Crunchbang is a distro for people who want something in between the Xubuntu and a Debian install with an Openbox environment. If you are a minimalist who is addicted to Debian, then this is the distro of choice for you.
Note: Crunchbang may take about 10 minutes for the first two to three boots, but after that, it is under two minutes always.

Installation on the Intel Apple Mac  
(dual-boot with OS X)
Here are the steps:
Click the diskutility.app icon in the utilities folder in Applications and resize your OS X partition according to your needs. Warning: just resize the partition do not create a new partition, else you will lose all data on your OS X partition. Leave the hard disk space other than your OS X partition as free space.
Download and install refit.dmg from www.refit.sourceforge.net on your internal hard drive.
Reboot thrice. This is required as the MBR table of the apple EFI interface is stored in the R.O.M chips and it takes three attempts  to successfully rewrite data to the P.R.O.M.
Note: Don’t panic if, when you select your Linux partition, you see a white screen with Tux sitting in the centre this is supposed to happen. This screen may seem to be stuck, but it is a front-end for the Linux kernels pre-bootstrapping processes, so don’t worry; let it take its time.

Install Crunchbang; when the disk partitioning options come up, click the Use Largest Free Space Available and then install the system. Ensure you select the GRUB (bootloader) destination as the /boot partition, and NOT the MBR, else your Mac will be unbootable, and will require a rescue boot with the Mac OS X Install DVD.
While rebooting, you will see the Refit boot sequence screen. From it, select the partition utility, which is the second icon from the left in the second row of small icons. It will suggest synchronising the boot sequence list or the gpt partition table; pressy and then <Return> and if all goes well, you will be redirected to the refit screen. You will now be able to boot into your new Crunchbang install on your Mac just select the Linux partitions icon.

Links
Official Crunchbang forums: www.crunchbang.org/forum

  • http://www.facebook.com/yunoface Paris Fleming

    Hi there. I used UNetBootin to create the Crunchbang image on a 2GB USB (and it worked flawlessly), but for some reason, I am getting several errors when I try and boot into the USB using rEFIt on OSX. I tried using the USB on a PC, and could start a live session just fine, but I get the message “The firmware refused to boot from the selected volume. Note that external hard drives are not well-supported by Apple’s Firmware for legacy OS booting.” on my iMac. It is preceeded by several errors that read “Error: Not Found from LocateDevicePath” etc.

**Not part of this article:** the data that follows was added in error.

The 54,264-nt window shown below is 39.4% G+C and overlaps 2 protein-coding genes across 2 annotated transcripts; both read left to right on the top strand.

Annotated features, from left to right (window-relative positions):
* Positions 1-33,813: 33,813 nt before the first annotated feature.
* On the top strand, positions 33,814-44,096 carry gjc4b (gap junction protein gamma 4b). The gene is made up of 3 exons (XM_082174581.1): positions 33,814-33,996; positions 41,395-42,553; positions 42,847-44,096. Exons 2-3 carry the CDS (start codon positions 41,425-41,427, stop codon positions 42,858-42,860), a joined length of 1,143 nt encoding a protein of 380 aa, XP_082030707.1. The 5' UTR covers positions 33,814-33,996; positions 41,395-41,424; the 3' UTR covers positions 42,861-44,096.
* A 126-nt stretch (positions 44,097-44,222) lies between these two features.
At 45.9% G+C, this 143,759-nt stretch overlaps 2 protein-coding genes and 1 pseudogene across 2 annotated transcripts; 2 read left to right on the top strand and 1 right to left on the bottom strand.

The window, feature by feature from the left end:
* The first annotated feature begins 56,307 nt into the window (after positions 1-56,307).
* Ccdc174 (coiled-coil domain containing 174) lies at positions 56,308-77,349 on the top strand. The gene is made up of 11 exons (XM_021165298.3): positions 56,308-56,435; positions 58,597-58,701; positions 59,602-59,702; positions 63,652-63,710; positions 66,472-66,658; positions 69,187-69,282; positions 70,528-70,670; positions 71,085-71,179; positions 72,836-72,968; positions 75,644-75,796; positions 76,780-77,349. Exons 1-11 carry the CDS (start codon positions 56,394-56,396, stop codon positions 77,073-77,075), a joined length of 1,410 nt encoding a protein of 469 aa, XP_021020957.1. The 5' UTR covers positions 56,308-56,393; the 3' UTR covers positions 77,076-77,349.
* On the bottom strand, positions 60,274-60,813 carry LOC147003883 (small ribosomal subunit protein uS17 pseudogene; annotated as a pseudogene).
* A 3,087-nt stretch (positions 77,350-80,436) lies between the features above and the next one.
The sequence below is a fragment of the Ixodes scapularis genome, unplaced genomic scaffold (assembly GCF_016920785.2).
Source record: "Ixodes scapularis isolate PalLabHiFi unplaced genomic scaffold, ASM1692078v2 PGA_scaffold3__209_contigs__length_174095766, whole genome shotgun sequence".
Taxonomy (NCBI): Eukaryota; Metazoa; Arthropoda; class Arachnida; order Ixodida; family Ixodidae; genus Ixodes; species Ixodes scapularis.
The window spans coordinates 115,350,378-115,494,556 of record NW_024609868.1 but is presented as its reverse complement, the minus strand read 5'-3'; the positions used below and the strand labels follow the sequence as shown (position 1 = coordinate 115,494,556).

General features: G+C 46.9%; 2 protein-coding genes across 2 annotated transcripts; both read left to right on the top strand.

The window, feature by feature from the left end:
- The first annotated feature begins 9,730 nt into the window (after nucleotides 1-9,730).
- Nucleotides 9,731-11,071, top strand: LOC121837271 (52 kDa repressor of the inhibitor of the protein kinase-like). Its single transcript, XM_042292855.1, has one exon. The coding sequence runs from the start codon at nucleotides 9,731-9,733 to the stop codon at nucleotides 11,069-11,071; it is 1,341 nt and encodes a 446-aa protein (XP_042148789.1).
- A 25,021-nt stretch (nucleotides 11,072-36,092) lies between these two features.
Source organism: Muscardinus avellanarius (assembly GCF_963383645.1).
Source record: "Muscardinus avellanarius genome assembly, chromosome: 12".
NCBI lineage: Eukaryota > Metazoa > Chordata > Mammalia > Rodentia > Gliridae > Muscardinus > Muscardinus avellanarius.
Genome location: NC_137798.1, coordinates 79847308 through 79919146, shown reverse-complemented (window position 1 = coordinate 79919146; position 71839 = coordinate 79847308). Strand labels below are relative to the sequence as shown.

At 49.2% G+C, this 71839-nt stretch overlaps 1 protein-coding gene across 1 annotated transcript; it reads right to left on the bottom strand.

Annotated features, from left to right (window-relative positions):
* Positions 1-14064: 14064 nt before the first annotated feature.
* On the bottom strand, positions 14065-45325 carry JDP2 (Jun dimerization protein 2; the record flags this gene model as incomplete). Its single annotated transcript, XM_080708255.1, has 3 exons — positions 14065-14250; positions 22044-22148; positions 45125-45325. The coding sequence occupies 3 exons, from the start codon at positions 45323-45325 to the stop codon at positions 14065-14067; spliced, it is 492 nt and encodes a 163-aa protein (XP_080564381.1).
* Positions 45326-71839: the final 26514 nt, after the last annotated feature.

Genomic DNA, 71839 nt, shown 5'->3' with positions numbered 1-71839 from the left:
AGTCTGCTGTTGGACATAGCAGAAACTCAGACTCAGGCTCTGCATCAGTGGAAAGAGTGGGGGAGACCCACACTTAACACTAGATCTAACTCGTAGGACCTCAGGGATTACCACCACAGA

• Aditya Pareek

    first of all to me the fact that unetbootin works for crunchbang is more surprising than your problem itself , it is a well established belief among *nixers that unetbootin should be avoided like the plague for debian live (which crunchbang is based on , secondly
    it is probably the kernel which may lack the sata driver support for your imac’s sata controller ( i am not sure since i can’t diagnose the problem without your logs)
    i think you should try to “dd” the iso to the flash drive ( debian live is very unpredictable)
    and if it still doesn’t work i think we could help you in #crunchbang on irc.freenode or the crunchbang forums much more than here .

  • http://www.facebook.com/bob.brehm.is.now.bob.carroll Bob Brehm

    You might try Pendrivelinux’s YUMI multiboot uitility. The latest version has Crunchbang listed as one of its supported distros. (I have not recently tested YUMI with Crunchbang.)

    Other Debian-Live based KDE distros do work with YUMI. Example: GnuGuitarLinux from the following (new) pre-packaged YUMI-based distro set:

    (html instruction and documentation) — http://www.gooplusplus.com/multiboot-2013

    If you like to try some other good lightweight, low-resource distros, download the single 1.5GB setup file at the link below:

    (setup files, etc.) — http://www.gooplusplus.com/2013-multiboot

    (addon distros) — http://www.gooplusplus.com/2013-addon-linux-1

All published articles are released under Creative Commons Attribution-NonCommercial 3.0 Unported License, unless otherwise noted.
Open Source For You is powered by WordPress, which gladly sits on top of a CentOS-based LEMP stack.

Creative Commons License.